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Tampa is a big city that loves to live outside. The city of almost 400,000 has gone from old-time Florida to explosive modern growth, surprising some long-time residents to find that their city is suddenly hip. Tampa’s setting on Tampa Bay lends itself to water sports. Thanks to recent development along the Hillsborough River, including a 2.6-mile Riverwalk, Tampa is very pedestrian-friendly. It’s a winning combination of sunshine, beaches and big-city amenities. Outdoors Tampa The Riverwalk is probably Tampa’s most popular place to run, bike, or walk your dog. It’s even well-lit at night, with locals and visitors strolling until late. You can also rent a kayak or stand up paddle (SUP) board from several shops along the Riverwalk. “You get a different perspective from the water,” said Aida Perez, manager of paddle rental outfit Urban Kai . “You get that feel of a really live and active city when you’re paddle boarding on the river.” Urban Kai also offers lessons and guided expeditions. It’s fun to SUP under bridges and get your photo taken with Tampa’s tallest buildings in the background. Just north of Tampa, Thonotosassa offers a completely different view of the Hillsborough River. Rent a canoe from Canoe Escape and you’ll see alligators. A lot of alligators. Plus roseate spoonbills, herons, snakes and birds I’d never heard of, like anhingas and limpkins. “We always tell people you’re visiting their home,” said Mike Cole, general manager of Canoe Escape, as he calmly paddles by 6-foot gators drowsing on logs. Wellness Tampa’s warm weather lends itself to outdoor fitness classes. It seems like every night of the week offers free or low-cost group exercise, from Zumba in parks to weekly yoga sessions in the courtyard of Armature Works, a converted streetcar barn which is now a lively public market.  Kodawari Studios offers lots of wellness under one roof, including chiropractic care, energy work, a float tank, sauna , cold plunge and a robust yoga schedule spanning styles from power to yin. Yoga Loft Tampa has locations in downtown and Ybor, and offers aerial as well as lots of flow classes. Spa Evangeline gives facials and massages. For a specialty couples experience, soak in a two-person Jacuzzi , followed by side-by-side massages with agave rubbed into your scalps while drinking champagne. Eating out in Tampa Tampa has lots of healthy eating options. Both bowl specialist Fresh Kitchen and Taco Dirty work on the customizable plan. Pick a combo of bases, protein, veggies, and sauces. Vegans might choose kale slaw or braised lentils at Fresh Kitchen, or lime jalapeno sour cream and vegan cauli queso at Taco Dirty. Plant-based Dixie Dharma debuted in Tampa in 2019. Top vegan takes on Southern classics include Carolina jackfruit, chili dogs, and the orange bird — a sloppy joe with orange barbecue sauce and house slaw served on a toasted potato bun. Vietnamese restaurant Bamboozle has vegan pho, vegan tofu lemongrass banh mi sandwiches and three types of vegan fresh rolls — avocado , veggie and tofu. They make each roll fresh as you wait and also craft three different vegan dipping sauces. Sweet Soul SoHo is a can’t miss for vegan dessert lovers. The brownie sundae is a big bowl of soft serve topped with chocolate granola, cacao nibs, brownie chunks and your choice of drizzle. “Everything here has a nutritional benefit,” says owner and Tampa native Taylor Winter. The gray vanilla ice cream takes a little getting used to, but the charcoal adds a detox benefit without altering the flavor, Winter says. Same with the Blue Majik algae that makes the coconut soft serve a glacial blue. Public transit If you’d rather not fly to Tampa, check out the Amtrak timetable. Tampa is right on the New York-Miami Silver Star line, with two passenger trains daily. You can also take Amtrak trains or buses to many points within Florida. Tampa must have the most beautiful streetcars in the country. Streetcars were a common way to get around the city from the 1890s until just after World War Two, when cars took over. But Tampa brought back electric streetcar service in 2002. Now about ten historic replica streetcars carry folks around, plus one refurbished original that plied Tampa’s tracks from 1923 to 1946. All have gorgeous wood interiors. Take the streetcar from downtown to Ybor City, a historically Cuban neighborhood once famous for cigar manufacturing, and now known for nightlife and colorful chickens in yards. Tampa also has an extensive bus network. You can also download the Coast Bike Share app and cruise around town on one of the program’s ubiquitous blue bikes . Eco-hotels The Tampa Marriott Water Street is the top wellness hotel in town. Its Stay Well rooms, located on the 15th floor, have spectacular river views, comfy Stay Well mattresses and an air purification system. The circadian lighting system is fun to play with. You can set it to modes like “energize,” “relax,” and “play,” which makes lights cycle through shades from light pink to magenta. There’s even a special shower infuser which promises softer skin and hair. Embassy Suites by Hilton earned a 2-palm rating from Green Lodging Florida, which means they pay attention to things like waste reduction, recycling , water conservation, indoor air quality and energy efficiency. For a funkier, more communal experience, stay at Gram’s Place . This independent hostel is in a residential neighborhood, a short walk or bike ride from downtown. Dedicated to the late musician Gram Parsons, the hostel has two fully equipped kitchens, a sundeck, clothing-optional hot tub, small backyard bar, dorms and private rooms. Images via Teresa Bergen / Inhabitat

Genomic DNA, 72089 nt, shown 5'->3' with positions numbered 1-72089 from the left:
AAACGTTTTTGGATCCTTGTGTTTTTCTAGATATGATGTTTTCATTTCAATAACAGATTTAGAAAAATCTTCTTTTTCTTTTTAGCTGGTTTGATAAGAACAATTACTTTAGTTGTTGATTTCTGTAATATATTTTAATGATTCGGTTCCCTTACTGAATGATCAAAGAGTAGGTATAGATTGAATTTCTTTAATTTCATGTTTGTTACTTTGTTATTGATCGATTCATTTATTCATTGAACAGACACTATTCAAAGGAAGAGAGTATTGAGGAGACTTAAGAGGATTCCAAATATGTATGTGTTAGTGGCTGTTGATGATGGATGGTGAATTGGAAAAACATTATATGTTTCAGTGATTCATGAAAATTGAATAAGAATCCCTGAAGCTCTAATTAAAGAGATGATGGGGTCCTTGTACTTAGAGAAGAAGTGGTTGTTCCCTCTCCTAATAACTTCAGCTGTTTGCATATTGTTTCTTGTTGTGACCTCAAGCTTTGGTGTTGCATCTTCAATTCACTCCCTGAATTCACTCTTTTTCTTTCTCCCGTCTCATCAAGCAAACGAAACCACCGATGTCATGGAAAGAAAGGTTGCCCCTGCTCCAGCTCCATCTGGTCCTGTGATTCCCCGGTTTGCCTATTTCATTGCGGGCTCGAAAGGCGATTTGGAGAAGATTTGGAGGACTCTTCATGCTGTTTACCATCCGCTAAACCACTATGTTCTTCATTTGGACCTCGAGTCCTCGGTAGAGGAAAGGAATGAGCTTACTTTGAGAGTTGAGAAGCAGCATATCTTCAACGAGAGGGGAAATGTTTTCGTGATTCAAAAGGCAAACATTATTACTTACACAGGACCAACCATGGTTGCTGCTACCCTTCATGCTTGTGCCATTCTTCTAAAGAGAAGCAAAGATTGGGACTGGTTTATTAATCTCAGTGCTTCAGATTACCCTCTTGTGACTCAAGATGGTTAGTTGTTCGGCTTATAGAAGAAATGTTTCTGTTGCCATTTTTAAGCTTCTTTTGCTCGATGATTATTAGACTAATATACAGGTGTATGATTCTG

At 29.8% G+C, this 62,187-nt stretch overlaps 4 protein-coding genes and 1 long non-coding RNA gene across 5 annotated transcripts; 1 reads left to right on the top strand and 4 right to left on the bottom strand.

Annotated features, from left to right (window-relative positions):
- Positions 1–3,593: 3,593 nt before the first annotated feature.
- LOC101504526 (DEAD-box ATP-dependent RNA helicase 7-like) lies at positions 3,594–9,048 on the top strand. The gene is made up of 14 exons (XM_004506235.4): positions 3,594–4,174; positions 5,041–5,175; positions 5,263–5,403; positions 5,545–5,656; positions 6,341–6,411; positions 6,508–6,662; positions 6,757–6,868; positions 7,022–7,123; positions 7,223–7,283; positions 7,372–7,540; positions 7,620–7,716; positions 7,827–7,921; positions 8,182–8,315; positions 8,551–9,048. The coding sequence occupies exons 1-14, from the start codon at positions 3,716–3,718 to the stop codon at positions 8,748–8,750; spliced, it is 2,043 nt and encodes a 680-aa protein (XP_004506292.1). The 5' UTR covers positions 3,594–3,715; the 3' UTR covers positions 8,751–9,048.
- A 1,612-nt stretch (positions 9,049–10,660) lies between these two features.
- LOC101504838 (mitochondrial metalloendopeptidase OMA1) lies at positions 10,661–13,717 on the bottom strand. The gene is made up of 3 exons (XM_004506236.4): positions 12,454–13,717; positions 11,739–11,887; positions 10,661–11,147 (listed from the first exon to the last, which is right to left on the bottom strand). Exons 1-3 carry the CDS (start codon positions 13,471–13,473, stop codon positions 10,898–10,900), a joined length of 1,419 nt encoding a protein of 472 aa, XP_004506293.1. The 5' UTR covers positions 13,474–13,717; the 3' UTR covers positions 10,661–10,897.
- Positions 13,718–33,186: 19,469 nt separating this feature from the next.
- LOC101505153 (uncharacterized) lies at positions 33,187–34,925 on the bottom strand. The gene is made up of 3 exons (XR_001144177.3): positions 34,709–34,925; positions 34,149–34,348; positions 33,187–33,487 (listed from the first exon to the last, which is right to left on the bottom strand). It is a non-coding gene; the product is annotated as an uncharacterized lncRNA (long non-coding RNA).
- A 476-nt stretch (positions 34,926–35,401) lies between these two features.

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Your essential guide to eco-wellness in Tampa, Florida